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Library Resourcing: Home

Guidance on recommending books, journals and databases for library purchase


The University's education and research are currently supported by a large and diverse range of digital package subscriptions, including publisher's journal packages, e-book packages and other more subject-specific digital resources.


Full details of all current holdings are available on Library Search.

Databases available via the Library can be viewed in the A-Z Database list.

If we do not stock a particular book or subscribe to a journal from which you need an article, you may be able to obtain the item from our Document Delivery service.




The information below outlines the key processes for obtaining library resources.



Each academic College/Department appoints a Library Liaison Officer (LLO), who acts as the main contact between the College/Department and the Library. One of the LLO's main roles is to authorise and monitor book ordering and by the department. Although the Library orders most material for the departments the budget for books and DVDs is held by the College.

  • Send full details (author, title, edition, publisher, ISBN and price) to your Library Liaison Officer, who will then pass them on to our Resource Development team. 
  • Where possible we prefer to buy electronic versions of books to ensure that more people can use them, wherever and whenever they choose to. The Library's Collection Development Policy outlines agreed principles for the development and management of the University's print and electronic collections. If you would like to know more about E-books take a look our guide.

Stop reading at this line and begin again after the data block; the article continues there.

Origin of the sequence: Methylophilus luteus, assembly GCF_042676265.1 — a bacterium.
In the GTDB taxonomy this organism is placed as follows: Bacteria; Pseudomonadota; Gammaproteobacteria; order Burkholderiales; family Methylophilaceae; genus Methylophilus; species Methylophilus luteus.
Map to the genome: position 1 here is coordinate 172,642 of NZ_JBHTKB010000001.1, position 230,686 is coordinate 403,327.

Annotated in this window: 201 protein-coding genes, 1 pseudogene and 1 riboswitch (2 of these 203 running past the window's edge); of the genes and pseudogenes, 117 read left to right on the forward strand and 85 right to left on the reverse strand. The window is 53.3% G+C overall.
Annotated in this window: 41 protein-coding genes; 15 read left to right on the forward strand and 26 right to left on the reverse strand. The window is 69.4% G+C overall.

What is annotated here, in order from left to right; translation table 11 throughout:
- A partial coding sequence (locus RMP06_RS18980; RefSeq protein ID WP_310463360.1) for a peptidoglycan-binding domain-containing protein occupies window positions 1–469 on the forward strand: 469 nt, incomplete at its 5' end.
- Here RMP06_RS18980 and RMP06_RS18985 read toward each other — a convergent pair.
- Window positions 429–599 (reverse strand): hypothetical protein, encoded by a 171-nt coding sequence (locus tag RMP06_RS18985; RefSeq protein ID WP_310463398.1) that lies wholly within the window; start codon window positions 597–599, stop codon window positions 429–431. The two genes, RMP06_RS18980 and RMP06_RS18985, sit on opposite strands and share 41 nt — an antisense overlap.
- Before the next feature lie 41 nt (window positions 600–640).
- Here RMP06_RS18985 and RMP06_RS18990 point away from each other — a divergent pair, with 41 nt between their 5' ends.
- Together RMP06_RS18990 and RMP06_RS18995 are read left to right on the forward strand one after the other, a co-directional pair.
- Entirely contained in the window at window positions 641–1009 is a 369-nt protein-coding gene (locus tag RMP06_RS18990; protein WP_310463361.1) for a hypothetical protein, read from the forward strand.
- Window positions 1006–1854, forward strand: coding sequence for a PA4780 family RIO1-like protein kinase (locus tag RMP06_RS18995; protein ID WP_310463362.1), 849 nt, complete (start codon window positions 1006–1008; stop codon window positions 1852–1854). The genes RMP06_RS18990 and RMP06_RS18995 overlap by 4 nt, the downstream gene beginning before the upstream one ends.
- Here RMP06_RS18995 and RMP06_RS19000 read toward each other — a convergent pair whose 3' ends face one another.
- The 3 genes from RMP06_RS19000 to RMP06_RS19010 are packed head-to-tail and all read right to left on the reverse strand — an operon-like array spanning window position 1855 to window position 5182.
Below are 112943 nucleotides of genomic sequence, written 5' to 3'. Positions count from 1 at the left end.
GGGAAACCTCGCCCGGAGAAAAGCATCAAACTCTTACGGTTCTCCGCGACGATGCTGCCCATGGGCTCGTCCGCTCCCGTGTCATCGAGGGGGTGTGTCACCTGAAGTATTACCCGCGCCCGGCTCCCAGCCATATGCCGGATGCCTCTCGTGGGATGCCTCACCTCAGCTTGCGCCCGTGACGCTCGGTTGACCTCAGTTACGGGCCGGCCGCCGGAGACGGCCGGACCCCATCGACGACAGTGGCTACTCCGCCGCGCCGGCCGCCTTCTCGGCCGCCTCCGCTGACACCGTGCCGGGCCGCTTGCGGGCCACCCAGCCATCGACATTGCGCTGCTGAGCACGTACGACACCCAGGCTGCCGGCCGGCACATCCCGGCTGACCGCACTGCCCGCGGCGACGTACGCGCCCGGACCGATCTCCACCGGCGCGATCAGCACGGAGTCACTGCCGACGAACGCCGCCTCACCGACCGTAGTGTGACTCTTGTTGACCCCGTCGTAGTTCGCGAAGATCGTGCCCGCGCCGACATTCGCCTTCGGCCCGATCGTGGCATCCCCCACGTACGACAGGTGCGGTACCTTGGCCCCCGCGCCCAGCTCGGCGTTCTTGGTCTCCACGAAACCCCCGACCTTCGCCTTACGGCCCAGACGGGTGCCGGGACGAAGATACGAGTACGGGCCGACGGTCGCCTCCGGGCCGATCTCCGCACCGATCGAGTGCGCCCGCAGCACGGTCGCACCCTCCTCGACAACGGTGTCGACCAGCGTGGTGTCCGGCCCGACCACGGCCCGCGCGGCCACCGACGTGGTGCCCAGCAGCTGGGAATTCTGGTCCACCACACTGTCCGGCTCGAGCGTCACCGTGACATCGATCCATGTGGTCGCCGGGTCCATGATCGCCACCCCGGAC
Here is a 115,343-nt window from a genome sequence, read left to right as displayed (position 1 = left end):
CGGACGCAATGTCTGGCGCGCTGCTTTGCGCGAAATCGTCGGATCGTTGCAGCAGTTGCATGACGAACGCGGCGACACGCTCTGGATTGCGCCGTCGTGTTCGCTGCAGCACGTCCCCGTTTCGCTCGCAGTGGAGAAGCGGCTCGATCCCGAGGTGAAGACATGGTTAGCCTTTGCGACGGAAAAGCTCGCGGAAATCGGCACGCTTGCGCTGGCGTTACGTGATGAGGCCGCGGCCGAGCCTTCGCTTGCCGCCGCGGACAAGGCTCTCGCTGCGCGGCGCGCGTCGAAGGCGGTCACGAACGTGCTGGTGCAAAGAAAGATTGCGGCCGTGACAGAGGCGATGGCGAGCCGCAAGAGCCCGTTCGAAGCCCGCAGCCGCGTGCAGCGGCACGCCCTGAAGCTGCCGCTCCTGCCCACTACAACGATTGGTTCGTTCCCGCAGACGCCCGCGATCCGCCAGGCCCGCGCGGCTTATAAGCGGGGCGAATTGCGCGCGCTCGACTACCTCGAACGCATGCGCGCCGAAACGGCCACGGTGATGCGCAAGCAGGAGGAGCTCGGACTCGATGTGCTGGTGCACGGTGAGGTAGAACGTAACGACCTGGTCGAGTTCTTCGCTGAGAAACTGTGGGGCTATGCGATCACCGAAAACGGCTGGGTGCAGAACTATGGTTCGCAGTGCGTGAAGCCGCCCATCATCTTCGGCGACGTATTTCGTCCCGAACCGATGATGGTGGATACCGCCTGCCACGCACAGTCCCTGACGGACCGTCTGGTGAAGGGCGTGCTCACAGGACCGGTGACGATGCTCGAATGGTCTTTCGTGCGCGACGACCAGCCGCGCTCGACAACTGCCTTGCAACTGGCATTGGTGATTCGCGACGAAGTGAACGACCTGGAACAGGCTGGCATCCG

• Orders are placed with our regular suppliers, who provide discounts and process items so that they are shelf-ready. 
  • Please allow several weeks for books and other resources to arrive from the suppliers. 
  • Please be aware that rare or foreign books/DVDs or out of print items can take longer to arrive.
Practices for allocating budgets and resource ordering can vary from College to College. Please contact your LLO to find out the correct procedure in your College/Department.


An ISBN is a unique 13 digit number, assigned to a book or similar publication. It denotes the publisher and edition of the book and allows booksellers and purchasers to identify exact versions of a publication. For information on obtaining a single ISBN for your publication from the University of Exeter, please contact Phil Hicks. Further information on getting ISBNs can be found on the Nielsen UK ISBN Agency website.


 An ISSN is a unique 8 digit number, assigned to a serial publication (e.g. a journal, magazine or electronic journal).  It acts as an identifier and allows potential subscribers and readers to locate the exact publication required. To obtain an ISSN for your serial publication, you need to contact the British Library directly. For more details, see the British Library website.

Subscriptions to journals, databases and other ongoing commitments are purchased via an institutional budget administered by the library. Proposals for new subscriptions are welcomed from all teaching and research staff at the University. 

Subscription resources have been subject to above inflation price increases over a number of years, meaning that there are significant budget pressures in this area. Therefore it will not always be possible to purchase all new requested resources and in some cases it may be necessary to cancel existing subscriptions in order to divert budget to new resources. All requests are scrutinized in terms of budgetary impact and added value they bring to the University.

How do I submit a request?


  • Complete the online request form.
  • You will be asked to provide information about the resource and a supporting case for purchase.
What happens once a request has been submitted?


  • Requests are added to a wishlist for consideration by the library.
  • Liaison librarians meet regularly to review requests.